Current fishing conditions in the mountains have been tough although rain overnight has bumped up the levels on Park streams, especially on the Tennessee side. Be careful as lots of leaves are going to be coming down now with brisk northwest winds behind the cold front. That can make fishing challenging. If you do fish, I would suggest fishing dry/dropper with a #14 Orange Stimulator or Orange Elk Hair Caddis up top and a bead head Green Weenie, Isonychia Nymph, or Blue-winged Olive Nymph (#18-#20 bead head Pheasant Tail will suffice here) underneath. Focus on stealth and accurate casts.
If you are flexible in where you fish, I recommend heading for your favorite tailwater to trout fish. Most tailwaters are offering good flows for wade fishermen right now and the fish are hungry. The Hiwassee River has been recently stocked for the delayed harvest and the Caney Fork continues to fish very well on our guide trips. The Watauga, South Holston, and Clinch Rivers should be great as well.
If musky are on your mind like they are for me, then be patient and hope for more rain. The musky streams and rivers are very low right now and we need some water before safely navigating those streams in the larger boats that are preferred.
A NOTE ON SPAWNING TROUT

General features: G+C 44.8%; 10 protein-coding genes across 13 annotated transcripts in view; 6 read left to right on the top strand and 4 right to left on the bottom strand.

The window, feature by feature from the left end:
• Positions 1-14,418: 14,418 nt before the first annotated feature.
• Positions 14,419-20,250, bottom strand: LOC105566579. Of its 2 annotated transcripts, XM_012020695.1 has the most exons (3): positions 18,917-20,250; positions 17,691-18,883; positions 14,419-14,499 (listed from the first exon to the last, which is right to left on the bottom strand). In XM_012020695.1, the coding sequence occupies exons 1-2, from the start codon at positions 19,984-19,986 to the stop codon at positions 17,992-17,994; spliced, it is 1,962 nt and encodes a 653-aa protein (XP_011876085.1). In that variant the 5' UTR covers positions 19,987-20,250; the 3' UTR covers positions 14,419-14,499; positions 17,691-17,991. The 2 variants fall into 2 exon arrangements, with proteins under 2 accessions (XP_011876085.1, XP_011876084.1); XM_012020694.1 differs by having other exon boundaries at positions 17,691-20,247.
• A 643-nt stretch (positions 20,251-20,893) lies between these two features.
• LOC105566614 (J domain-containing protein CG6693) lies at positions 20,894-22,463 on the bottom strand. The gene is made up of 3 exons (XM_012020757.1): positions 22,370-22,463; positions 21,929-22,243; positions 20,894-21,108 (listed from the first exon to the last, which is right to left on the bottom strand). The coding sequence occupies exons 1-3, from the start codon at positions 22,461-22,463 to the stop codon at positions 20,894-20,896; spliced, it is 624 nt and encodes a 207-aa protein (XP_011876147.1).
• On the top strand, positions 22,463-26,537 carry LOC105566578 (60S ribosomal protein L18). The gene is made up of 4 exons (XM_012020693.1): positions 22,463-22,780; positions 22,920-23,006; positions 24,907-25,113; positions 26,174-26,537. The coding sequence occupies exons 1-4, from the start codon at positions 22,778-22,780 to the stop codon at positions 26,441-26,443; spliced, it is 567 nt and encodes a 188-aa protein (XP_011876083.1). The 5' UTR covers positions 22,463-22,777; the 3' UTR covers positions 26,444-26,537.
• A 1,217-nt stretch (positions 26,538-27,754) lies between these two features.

This is the time of year that brown and brook trout as well as some strains of rainbow trout spawn. On rivers like the Caney Fork, many anglers choose to target these spawning trout. This is unfortunate, especially this year. There are plenty of pre- and post-spawn trout to target if you want to catch big fish. With low water the norm, the Caney Fork actually has a chance at producing some natural recruitment this year barring any unforeseen high water. The same thing applies in the Smokies. Spawning brown and brook trout are extra vulnerable because of the low water and should be allowed to do their thing in peace. The future of these fisheries depends upon conscientious anglers doing the right thing. If you must fish to spawning trout, please use very heavy tippets and quickly land and release all fish caught. If you want to learn how to be successful this time of year without chasing active spawners, please consider booking a guided trip, and I would be glad to teach you how to hunt these large fish.